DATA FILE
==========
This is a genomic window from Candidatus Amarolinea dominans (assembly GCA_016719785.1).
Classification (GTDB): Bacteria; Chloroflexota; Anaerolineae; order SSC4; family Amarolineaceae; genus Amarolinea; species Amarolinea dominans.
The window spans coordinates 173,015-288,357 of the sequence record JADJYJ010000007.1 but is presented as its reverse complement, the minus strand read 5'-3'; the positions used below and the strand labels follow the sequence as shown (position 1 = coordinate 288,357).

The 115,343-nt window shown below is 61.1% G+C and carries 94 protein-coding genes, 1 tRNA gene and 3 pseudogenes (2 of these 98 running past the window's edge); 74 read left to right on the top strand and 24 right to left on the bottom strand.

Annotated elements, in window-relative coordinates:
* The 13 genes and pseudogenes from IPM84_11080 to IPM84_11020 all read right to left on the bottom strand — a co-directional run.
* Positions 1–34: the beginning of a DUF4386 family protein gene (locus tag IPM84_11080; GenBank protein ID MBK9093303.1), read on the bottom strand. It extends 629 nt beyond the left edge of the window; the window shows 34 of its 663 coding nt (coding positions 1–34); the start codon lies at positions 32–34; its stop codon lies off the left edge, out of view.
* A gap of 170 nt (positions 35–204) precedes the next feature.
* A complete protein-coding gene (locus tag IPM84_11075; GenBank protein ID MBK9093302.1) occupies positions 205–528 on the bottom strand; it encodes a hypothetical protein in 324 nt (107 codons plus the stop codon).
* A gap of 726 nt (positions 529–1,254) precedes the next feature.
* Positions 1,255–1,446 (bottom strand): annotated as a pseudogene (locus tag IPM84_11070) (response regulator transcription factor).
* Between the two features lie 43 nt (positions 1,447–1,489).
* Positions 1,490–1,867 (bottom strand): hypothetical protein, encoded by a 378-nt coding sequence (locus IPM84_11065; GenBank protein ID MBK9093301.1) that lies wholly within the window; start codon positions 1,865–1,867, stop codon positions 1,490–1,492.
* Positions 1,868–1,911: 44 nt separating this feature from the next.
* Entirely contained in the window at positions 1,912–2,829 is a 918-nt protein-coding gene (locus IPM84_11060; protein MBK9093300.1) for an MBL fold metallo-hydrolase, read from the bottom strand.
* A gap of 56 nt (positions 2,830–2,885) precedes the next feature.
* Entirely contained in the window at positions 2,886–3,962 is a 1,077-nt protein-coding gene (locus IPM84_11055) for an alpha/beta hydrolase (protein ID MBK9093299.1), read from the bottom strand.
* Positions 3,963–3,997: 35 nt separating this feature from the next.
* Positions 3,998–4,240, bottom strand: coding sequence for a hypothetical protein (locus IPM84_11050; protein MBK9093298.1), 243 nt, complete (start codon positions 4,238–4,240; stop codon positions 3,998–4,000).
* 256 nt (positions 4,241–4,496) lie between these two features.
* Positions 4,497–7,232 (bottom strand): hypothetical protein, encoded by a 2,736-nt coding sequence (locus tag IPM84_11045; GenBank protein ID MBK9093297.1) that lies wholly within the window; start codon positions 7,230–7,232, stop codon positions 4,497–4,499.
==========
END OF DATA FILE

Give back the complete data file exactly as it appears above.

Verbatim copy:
This is a genomic window from Candidatus Amarolinea dominans (assembly GCA_016719785.1).
Classification (GTDB): Bacteria; Chloroflexota; Anaerolineae; order SSC4; family Amarolineaceae; genus Amarolinea; species Amarolinea dominans.
The window spans coordinates 173,015-288,357 of the sequence record JADJYJ010000007.1 but is presented as its reverse complement, the minus strand read 5'-3'; the positions used below and the strand labels follow the sequence as shown (position 1 = coordinate 288,357).

The 115,343-nt window shown below is 61.1% G+C and carries 94 protein-coding genes, 1 tRNA gene and 3 pseudogenes (2 of these 98 running past the window's edge); 74 read left to right on the top strand and 24 right to left on the bottom strand.

Annotated elements, in window-relative coordinates:
* The 13 genes and pseudogenes from IPM84_11080 to IPM84_11020 all read right to left on the bottom strand — a co-directional run.
* Positions 1–34: the beginning of a DUF4386 family protein gene (locus tag IPM84_11080; GenBank protein ID MBK9093303.1), read on the bottom strand. It extends 629 nt beyond the left edge of the window; the window shows 34 of its 663 coding nt (coding positions 1–34); the start codon lies at positions 32–34; its stop codon lies off the left edge, out of view.
* A gap of 170 nt (positions 35–204) precedes the next feature.
* A complete protein-coding gene (locus tag IPM84_11075; GenBank protein ID MBK9093302.1) occupies positions 205–528 on the bottom strand; it encodes a hypothetical protein in 324 nt (107 codons plus the stop codon).
* A gap of 726 nt (positions 529–1,254) precedes the next feature.
* Positions 1,255–1,446 (bottom strand): annotated as a pseudogene (locus tag IPM84_11070) (response regulator transcription factor).
* Between the two features lie 43 nt (positions 1,447–1,489).
* Positions 1,490–1,867 (bottom strand): hypothetical protein, encoded by a 378-nt coding sequence (locus IPM84_11065; GenBank protein ID MBK9093301.1) that lies wholly within the window; start codon positions 1,865–1,867, stop codon positions 1,490–1,492.
* Positions 1,868–1,911: 44 nt separating this feature from the next.
* Entirely contained in the window at positions 1,912–2,829 is a 918-nt protein-coding gene (locus IPM84_11060; protein MBK9093300.1) for an MBL fold metallo-hydrolase, read from the bottom strand.
* A gap of 56 nt (positions 2,830–2,885) precedes the next feature.
* Entirely contained in the window at positions 2,886–3,962 is a 1,077-nt protein-coding gene (locus IPM84_11055) for an alpha/beta hydrolase (protein ID MBK9093299.1), read from the bottom strand.
* Positions 3,963–3,997: 35 nt separating this feature from the next.
* Positions 3,998–4,240, bottom strand: coding sequence for a hypothetical protein (locus IPM84_11050; protein MBK9093298.1), 243 nt, complete (start codon positions 4,238–4,240; stop codon positions 3,998–4,000).
* 256 nt (positions 4,241–4,496) lie between these two features.
* Positions 4,497–7,232 (bottom strand): hypothetical protein, encoded by a 2,736-nt coding sequence (locus tag IPM84_11045; GenBank protein ID MBK9093297.1) that lies wholly within the window; start codon positions 7,230–7,232, stop codon positions 4,497–4,499.